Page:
With the solar eclipse less than two weeks away, airports throughout the line of totality are bracing for heavy traffic. At Salem Municipal Airport in Oregon, one of the first North American airports in the line of totality, the staff expects the epic event to be their busiest day ever. “We’re planning for hundreds of aircraft and hundreds of people,” the airport’s manager told a local news outlet last month.
But don’t start packing for Salem now – only pilots with reservations will have a spot, and McNary Field is booked solid. In fact, all 120 spots are claimed, and there are at least 50 people on a waiting list. You might have better luck at Madras Municipal Airport in central Oregon, about three hours away, where the staff has made a little extra room for visitors.
On any given day, Madras has 125 parking spots available for small aircraft. On August 21, the day of the solar eclipse? They’re squeezing 250 planes into those spots, and as of July 21 the airport had more than 300 reservations, with about 50 more spots available.
“We actually are getting requests from people down in California, Idaho, Washington, people flying in to go see the eclipse here,” Ron Peters, the manager of Salem Aviation Fueling, told KHOU.
Tennessee’s Upper Cumberland Regional Airport started receiving calls for reservations a year ago, as it is also within the line of totality. According to airport manager Dean Selby, Upper Cumberland can take 120 reservations “comfortably,” and as of July there were only 27 spots claimed. Today, a rep told Flying, 50 spots are reserved and some spots remain. Prices vary depending on the aircraft and Selby expects to be packed by the time people are wearing their viewing glasses.
As for commercial airlines, ticket prices are through the roof for some of the major cities in the line of totality. While a ticket to Columbia, South Carolina, costs approximately $395 (an increase of nine percent, according to Hipmunk), airfare to Nashville might set you back $708 (an increase of 75 percent). That price obviously depends on where you’re flying from. For example, the ticket price of a flight from L.A. to Portland has increased 100 percent from last year. The cheapest seat on a Frontier flight from Orlando to Nashville still runs about $400. However, if you’re in Chicago and looking for a quick trip to see the full eclipse, a ticket to St. Louis is somehow cheaper than it was a year ago.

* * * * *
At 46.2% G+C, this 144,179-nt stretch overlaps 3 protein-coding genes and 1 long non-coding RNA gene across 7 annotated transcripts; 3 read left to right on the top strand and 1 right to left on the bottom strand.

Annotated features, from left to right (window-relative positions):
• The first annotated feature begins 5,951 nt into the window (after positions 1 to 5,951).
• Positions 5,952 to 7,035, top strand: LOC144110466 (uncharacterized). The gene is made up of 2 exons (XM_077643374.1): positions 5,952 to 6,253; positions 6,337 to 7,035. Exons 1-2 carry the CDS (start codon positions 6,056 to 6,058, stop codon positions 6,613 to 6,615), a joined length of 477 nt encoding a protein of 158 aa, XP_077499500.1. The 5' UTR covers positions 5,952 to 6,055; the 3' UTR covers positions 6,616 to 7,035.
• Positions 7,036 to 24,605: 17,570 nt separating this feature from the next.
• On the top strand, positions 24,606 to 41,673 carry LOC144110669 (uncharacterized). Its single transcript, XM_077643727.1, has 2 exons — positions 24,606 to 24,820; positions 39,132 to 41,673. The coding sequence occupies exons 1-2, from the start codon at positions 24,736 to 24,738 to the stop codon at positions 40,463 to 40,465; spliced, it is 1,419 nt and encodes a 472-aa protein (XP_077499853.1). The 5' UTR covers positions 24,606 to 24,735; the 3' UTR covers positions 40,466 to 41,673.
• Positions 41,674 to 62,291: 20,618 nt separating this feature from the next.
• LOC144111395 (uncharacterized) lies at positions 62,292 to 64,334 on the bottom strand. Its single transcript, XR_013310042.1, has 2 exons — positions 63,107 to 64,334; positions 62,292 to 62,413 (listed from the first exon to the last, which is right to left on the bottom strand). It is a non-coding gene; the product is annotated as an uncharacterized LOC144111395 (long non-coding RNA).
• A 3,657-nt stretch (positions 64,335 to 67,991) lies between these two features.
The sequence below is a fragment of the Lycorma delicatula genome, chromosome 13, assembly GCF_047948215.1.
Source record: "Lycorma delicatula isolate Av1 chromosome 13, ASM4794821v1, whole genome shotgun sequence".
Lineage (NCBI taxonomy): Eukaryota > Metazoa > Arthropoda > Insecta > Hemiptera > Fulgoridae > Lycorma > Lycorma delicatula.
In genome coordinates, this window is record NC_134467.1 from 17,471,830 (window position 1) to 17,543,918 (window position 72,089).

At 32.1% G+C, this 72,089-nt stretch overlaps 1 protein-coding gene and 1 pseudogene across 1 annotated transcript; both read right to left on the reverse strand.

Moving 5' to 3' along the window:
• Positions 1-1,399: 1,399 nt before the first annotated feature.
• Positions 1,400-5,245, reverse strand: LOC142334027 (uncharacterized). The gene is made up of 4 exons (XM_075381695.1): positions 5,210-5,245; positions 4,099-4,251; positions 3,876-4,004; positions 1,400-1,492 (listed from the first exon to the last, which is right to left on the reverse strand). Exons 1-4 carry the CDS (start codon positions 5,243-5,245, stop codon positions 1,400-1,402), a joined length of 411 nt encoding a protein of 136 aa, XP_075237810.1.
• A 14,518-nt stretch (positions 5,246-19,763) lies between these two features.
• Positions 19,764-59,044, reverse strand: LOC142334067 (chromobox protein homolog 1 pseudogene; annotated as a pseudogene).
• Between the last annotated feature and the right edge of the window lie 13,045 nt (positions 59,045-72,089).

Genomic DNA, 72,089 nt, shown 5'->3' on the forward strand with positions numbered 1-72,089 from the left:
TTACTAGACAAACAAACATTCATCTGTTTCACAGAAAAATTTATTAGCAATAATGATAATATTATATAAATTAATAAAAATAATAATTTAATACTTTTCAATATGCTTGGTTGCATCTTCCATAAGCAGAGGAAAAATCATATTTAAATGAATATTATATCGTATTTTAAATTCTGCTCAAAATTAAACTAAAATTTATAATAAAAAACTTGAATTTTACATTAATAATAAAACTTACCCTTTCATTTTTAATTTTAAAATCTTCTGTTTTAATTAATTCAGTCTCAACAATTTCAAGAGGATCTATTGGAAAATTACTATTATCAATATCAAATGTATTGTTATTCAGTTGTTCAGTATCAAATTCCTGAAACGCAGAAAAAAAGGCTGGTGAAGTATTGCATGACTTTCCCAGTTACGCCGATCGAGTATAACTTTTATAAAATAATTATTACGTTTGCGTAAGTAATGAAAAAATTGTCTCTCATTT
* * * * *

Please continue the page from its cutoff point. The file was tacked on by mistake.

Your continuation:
That’s probably easier than a direct flight to Rosecrans Memorial Airport in St. Joseph, where Express Flights predicted back in July that at least 200 flights would be coming in on the day of eclipse. “It could be twice that many, I don’t know,” Express Flights President Gary Patterson said. “You just cannot even believe the calls we’re getting every day, it’s just unbelievable. I’ve just never seen anything like this before in my life.”
If your preferred viewing location is on an airplane, Southwest has you covered. The airline is offering viewing glasses (which are recommended wherever you decide to watch) and “cosmic cocktails” for passengers on any flight to a city within the line of totality. Southwest has even picked five specific flights that will offer the best view of the eclipse.
In Boise, Aviation Specialties Unlimited [is offering a package](In Boise, Aviation Specialties Unlimited is offering a package for eclipse hunters who can’t be fulfilled by the limited view offered by a commercial airline’s tiny window. Cities like Midvale and Idaho Falls will offer a fantastic look at the totality of the eclipse (for approximately 1 minute and 44 seconds), and so ASU is putting its Bell 206 helicopter and Cessna 206 airplane in the sky for three round trips. The price is steeper than an airline ticket, but you also won’t be surrounded by other passengers and stuck with no view in an aisle seat either.) for eclipse hunters who can’t be fulfilled by the limited view offered by a commercial airline’s tiny window.
In Wyoming, Casper–Natrona County International Airport is gaining international attention. People from 19 countries, including Saudi Arabia, Russia and Argentina, have called the U.S. Customs office in Casper about flying their private jets in for the eclipse, according to the AP. That means the state’s lone immigration officer will be busy, as the airport’s access and the fact that the region will see approximately 2 minutes and 25 seconds of the total eclipse.
North America’s point of longest eclipse will occur to the southeast of Carbondale, Illinois, and that will subsequently be the location of NASA’s live stream. Southern Illinois Airport is welcoming pilots and campers for the big event, and the staff is asking that people fill out the questionnaire on the airport’s website ahead of their visit. Food will be served with a suggested donation of $2.40, which is a nod to the two minutes and 40 seconds the eclipse will last at this particular airport.
The cheapest option, of course, is to simply watch the eclipse live on NASA’s stream.